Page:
She loved dolphins! Her child-like excitement was incessant – she watched them for decades, from her balcony in Florida, looking over the Gulf of Mexico. She would begin her mediation early in the morning with a cigarette and a cup of coffee – she insisted morning was the best time to see them, and I usually missed out since the time change often caused me to sleep until noon. Now, a year after her death, it was so clear, this was it, my ritual. At first I murmured through my tears “she doesn’t deserve to come back as a higher life form.” It stung even as I said it, so I was relieved when Trish said, “yes she does, she suffered a lot in her life. And in that moment, and ever since, I knew it to be true - I understood on a very different level, that she suffered as deeply as she partied. My heart broke open and I understood that the things that she did to me, just happened. She didn’t do them to me, she did her life, and I just happened to be there. The shift may seem small, but for me it opened up an ocean of forgiveness.
We followed the dolphins the entire length of Montera Beach, and when the rocky cliffs of the coast obstructed our view, we took our time returning to our perch. Before we left, I ran down into freshly wetted sand and wrote “bye mom” as big as a whale, with my boot prints. The exact moment that I finished the final "M", the tide rushed in so fast I had to race to avoid getting wet, and washed my words away. As we made our way back up the coast toward home, I felt healed, and comforted, and knew everything was going to be okay.
To see more photos from the day: bit.ly/byemom
Monday, January 4, 2010
Trish and Dee and I spent a few days in Vegas last month, and I, without planning to or thinking about it, channeled Go-Go at the Black Jack tables. If a player was doing stupid things like staying on fourteen when the dealer had a face card showing, I would start to mumble insults under my breath, just loud enough for the dealer and my pal to hear me.
Go-Go hated unskilled card players, she hated them. And the drunker she was, the more likely she was to let them know it. To her credit, she was usually playing two hands - often for A LOT of money per hand, and when a player stays on fourteen or fifteen, it screws up the whole table. She would not hesitate to tell them, "you have to hit that", if you don't the dealer stands a better chance of not breaking". I don't know the odds exactly, but I do know that it takes time to grow the courage to hit fourteen or fifteen, or even sixteen, knowing that much of the time you are going to lose your money - there are just more high cards in a deck. But if you don't hit, you lose, too. And Go-Go was not afraid to say "why don't you just stay home and mail your money to the casino" if she felt like a person was not being a smart player.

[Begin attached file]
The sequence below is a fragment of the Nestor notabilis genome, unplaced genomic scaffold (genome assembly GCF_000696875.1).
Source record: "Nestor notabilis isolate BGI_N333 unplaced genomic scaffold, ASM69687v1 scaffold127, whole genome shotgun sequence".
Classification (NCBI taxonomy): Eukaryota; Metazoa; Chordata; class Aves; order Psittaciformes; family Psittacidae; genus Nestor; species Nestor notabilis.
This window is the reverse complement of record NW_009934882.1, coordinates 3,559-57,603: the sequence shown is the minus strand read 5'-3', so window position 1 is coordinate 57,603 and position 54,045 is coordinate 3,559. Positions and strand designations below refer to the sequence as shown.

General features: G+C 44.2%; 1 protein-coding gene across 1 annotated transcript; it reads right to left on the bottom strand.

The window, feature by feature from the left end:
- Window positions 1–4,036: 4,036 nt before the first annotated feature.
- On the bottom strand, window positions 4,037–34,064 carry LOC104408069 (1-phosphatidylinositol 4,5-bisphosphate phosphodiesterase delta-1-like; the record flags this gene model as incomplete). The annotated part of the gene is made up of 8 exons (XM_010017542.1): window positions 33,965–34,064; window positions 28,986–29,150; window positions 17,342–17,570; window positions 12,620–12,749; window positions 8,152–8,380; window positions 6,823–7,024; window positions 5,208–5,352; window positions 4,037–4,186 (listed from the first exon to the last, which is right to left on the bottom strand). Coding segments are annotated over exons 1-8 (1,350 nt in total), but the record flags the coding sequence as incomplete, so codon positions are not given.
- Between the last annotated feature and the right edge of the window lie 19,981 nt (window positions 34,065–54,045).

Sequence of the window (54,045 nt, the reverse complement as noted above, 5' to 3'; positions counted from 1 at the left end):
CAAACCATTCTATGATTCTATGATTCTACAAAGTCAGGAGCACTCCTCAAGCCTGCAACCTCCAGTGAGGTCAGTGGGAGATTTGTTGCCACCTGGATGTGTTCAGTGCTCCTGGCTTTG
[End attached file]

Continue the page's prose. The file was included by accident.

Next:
So we went to Vegas to celebrate my friend Dee's graduation from nursing school and both Dee and I had gambled with Go-Go when she was alive so she knew when we were playing that I was channeling Go-Go. I even had the raspy cigarette voice to accompany my rants, because I am completely allergic to smoke and my voice turned gravely the first day. Plus, the more tired I became, the less likely I was able to control myself. It was a lot of fun to bring out Go-Go and talk crap about the lousy players, and embarrass my pal a little while I was at it.
When you were gambling with Go-Go and she wanted you to stay up and play with her, she would toss you a hundred bucks to finance your playing. She taught me how to play black jack and she did it long before I had any business knowing how. We went to the Bahama's when I was sixteen and she dressed me up and off we would go to the casino, knowing I could easily pass for eighteen, or twenty-one. If she was winning, she thought nothing of tossing me a black chip or two, or three. If she was down, she would "borrow" money until there wasn't any left, but those weren't the stories I focused on last month. I felt like the trip softened me toward her.
I was not happy about Go-Go's gambling habits when she was alive. Because of it, she died completely broke, leaving behind oppressive debt. But for those few days in Vegas last month, I got to remember how much she LOVED Vegas, and how sassy and fun she was to play cards with. And, I got to remember the good times I had gambling with her.
Tuesday, September 22, 2009